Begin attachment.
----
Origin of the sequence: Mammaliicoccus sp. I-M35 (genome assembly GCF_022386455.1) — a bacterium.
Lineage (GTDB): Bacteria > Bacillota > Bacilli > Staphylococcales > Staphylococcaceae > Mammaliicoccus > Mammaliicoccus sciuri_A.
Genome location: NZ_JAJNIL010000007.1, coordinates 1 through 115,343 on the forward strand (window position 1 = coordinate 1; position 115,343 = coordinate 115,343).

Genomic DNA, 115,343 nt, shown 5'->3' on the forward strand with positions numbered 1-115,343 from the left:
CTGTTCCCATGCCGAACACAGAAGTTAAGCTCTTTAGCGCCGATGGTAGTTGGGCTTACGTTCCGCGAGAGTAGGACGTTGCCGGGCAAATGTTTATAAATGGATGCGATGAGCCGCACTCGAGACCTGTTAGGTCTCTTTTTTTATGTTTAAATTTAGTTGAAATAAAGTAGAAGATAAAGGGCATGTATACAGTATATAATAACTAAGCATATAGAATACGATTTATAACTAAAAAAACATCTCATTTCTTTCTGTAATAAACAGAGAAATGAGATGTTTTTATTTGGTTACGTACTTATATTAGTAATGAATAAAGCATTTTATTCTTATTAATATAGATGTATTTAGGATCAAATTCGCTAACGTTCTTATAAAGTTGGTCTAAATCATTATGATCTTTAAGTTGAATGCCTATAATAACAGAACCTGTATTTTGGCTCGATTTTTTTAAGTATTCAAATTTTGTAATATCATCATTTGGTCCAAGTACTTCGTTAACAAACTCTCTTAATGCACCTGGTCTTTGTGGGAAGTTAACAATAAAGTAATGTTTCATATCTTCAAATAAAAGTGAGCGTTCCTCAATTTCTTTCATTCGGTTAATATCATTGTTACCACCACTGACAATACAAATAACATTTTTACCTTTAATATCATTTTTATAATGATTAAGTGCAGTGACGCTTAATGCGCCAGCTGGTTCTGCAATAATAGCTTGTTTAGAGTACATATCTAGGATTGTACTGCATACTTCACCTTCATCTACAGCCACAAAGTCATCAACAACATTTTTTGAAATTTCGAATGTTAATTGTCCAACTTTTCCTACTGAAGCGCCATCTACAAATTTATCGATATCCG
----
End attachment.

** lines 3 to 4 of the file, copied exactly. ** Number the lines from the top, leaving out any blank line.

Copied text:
Genome location: NZ_JAJNIL010000007.1, coordinates 1 through 115,343 on the forward strand (window position 1 = coordinate 1; position 115,343 = coordinate 115,343).

Genomic DNA, 115,343 nt, shown 5'->3' on the forward strand with positions numbered 1-115,343 from the left: